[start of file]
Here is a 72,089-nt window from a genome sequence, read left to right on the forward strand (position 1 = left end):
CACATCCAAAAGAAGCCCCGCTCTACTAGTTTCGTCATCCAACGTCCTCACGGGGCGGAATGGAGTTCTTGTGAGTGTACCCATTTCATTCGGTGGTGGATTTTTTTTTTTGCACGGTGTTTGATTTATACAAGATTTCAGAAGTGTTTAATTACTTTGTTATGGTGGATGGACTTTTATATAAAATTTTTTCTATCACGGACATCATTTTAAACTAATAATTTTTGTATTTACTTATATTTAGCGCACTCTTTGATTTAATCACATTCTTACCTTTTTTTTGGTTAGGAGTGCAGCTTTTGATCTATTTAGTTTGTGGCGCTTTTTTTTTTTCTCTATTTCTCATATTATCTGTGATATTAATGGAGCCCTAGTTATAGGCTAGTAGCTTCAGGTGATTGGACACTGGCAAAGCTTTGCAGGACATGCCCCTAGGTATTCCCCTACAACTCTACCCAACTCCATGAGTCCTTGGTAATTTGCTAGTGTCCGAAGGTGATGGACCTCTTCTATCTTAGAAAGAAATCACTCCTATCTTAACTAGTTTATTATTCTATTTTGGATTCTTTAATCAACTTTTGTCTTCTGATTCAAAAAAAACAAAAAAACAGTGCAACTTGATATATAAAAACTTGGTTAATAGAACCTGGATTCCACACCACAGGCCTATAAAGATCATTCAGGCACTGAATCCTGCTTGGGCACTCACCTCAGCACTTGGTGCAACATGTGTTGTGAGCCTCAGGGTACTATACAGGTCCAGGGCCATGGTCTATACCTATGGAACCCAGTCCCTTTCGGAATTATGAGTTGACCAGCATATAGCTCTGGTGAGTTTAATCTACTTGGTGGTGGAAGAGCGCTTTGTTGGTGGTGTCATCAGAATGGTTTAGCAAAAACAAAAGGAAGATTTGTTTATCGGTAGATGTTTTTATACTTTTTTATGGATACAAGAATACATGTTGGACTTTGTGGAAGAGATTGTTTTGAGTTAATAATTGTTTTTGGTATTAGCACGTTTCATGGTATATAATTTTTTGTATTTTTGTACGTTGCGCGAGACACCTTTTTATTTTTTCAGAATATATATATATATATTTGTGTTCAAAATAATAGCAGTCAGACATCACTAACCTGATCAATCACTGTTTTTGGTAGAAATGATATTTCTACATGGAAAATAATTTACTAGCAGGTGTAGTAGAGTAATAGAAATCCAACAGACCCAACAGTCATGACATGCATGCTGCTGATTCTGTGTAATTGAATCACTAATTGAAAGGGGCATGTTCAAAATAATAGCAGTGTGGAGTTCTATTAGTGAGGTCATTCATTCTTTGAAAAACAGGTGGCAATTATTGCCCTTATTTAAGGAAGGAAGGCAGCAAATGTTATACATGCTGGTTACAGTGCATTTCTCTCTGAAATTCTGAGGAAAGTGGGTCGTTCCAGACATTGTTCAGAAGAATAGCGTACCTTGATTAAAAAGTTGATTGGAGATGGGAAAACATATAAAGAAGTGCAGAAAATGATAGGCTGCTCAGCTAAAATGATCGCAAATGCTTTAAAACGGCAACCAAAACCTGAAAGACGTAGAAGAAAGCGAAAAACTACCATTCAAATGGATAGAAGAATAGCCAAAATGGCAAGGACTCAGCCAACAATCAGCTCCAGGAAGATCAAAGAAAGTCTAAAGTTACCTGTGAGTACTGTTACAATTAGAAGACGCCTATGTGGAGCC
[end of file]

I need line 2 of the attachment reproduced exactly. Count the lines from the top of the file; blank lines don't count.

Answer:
CACATCCAAAAGAAGCCCCGCTCTACTAGTTTCGTCATCCAACGTCCTCACGGGGCGGAATGGAGTTCTTGTGAGTGTACCCATTTCATTCGGTGGTGGATTTTTTTTTTTGCACGGTGTTTGATTTATACAAGATTTCAGAAGTGTTTAATTACTTTGTTATGGTGGATGGACTTTTATATAAAATTTTTTCTATCACGGACATCATTTTAAACTAATAATTTTTGTATTTACTTATATTTAGCGCACTCTTTGATTTAATCACATTCTTACCTTTTTTTTGGTTAGGAGTGCAGCTTTTGATCTATTTAGTTTGTGGCGCTTTTTTTTTTTCTCTATTTCTCATATTATCTGTGATATTAATGGAGCCCTAGTTATAGGCTAGTAGCTTCAGGTGATTGGACACTGGCAAAGCTTTGCAGGACATGCCCCTAGGTATTCCCCTACAACTCTACCCAACTCCATGAGTCCTTGGTAATTTGCTAGTGTCCGAAGGTGATGGACCTCTTCTATCTTAGAAAGAAATCACTCCTATCTTAACTAGTTTATTATTCTATTTTGGATTCTTTAATCAACTTTTGTCTTCTGATTCAAAAAAAACAAAAAAACAGTGCAACTTGATATATAAAAACTTGGTTAATAGAACCTGGATTCCACACCACAGGCCTATAAAGATCATTCAGGCACTGAATCCTGCTTGGGCACTCACCTCAGCACTTGGTGCAACATGTGTTGTGAGCCTCAGGGTACTATACAGGTCCAGGGCCATGGTCTATACCTATGGAACCCAGTCCCTTTCGGAATTATGAGTTGACCAGCATATAGCTCTGGTGAGTTTAATCTACTTGGTGGTGGAAGAGCGCTTTGTTGGTGGTGTCATCAGAATGGTTTAGCAAAAACAAAAGGAAGATTTGTTTATCGGTAGATGTTTTTATACTTTTTTATGGATACAAGAATACATGTTGGACTTTGTGGAAGAGATTGTTTTGAGTTAATAATTGTTTTTGGTATTAGCACGTTTCATGGTATATAATTTTTTGTATTTTTGTACGTTGCGCGAGACACCTTTTTATTTTTTCAGAATATATATATATATATTTGTGTTCAAAATAATAGCAGTCAGACATCACTAACCTGATCAATCACTGTTTTTGGTAGAAATGATATTTCTACATGGAAAATAATTTACTAGCAGGTGTAGTAGAGTAATAGAAATCCAACAGACCCAACAGTCATGACATGCATGCTGCTGATTCTGTGTAATTGAATCACTAATTGAAAGGGGCATGTTCAAAATAATAGCAGTGTGGAGTTCTATTAGTGAGGTCATTCATTCTTTGAAAAACAGGTGGCAATTATTGCCCTTATTTAAGGAAGGAAGGCAGCAAATGTTATACATGCTGGTTACAGTGCATTTCTCTCTGAAATTCTGAGGAAAGTGGGTCGTTCCAGACATTGTTCAGAAGAATAGCGTACCTTGATTAAAAAGTTGATTGGAGATGGGAAAACATATAAAGAAGTGCAGAAAATGATAGGCTGCTCAGCTAAAATGATCGCAAATGCTTTAAAACGGCAACCAAAACCTGAAAGACGTAGAAGAAAGCGAAAAACTACCATTCAAATGGATAGAAGAATAGCCAAAATGGCAAGGACTCAGCCAACAATCAGCTCCAGGAAGATCAAAGAAAGTCTAAAGTTACCTGTGAGTACTGTTACAATTAGAAGACGCCTATGTGGAGCC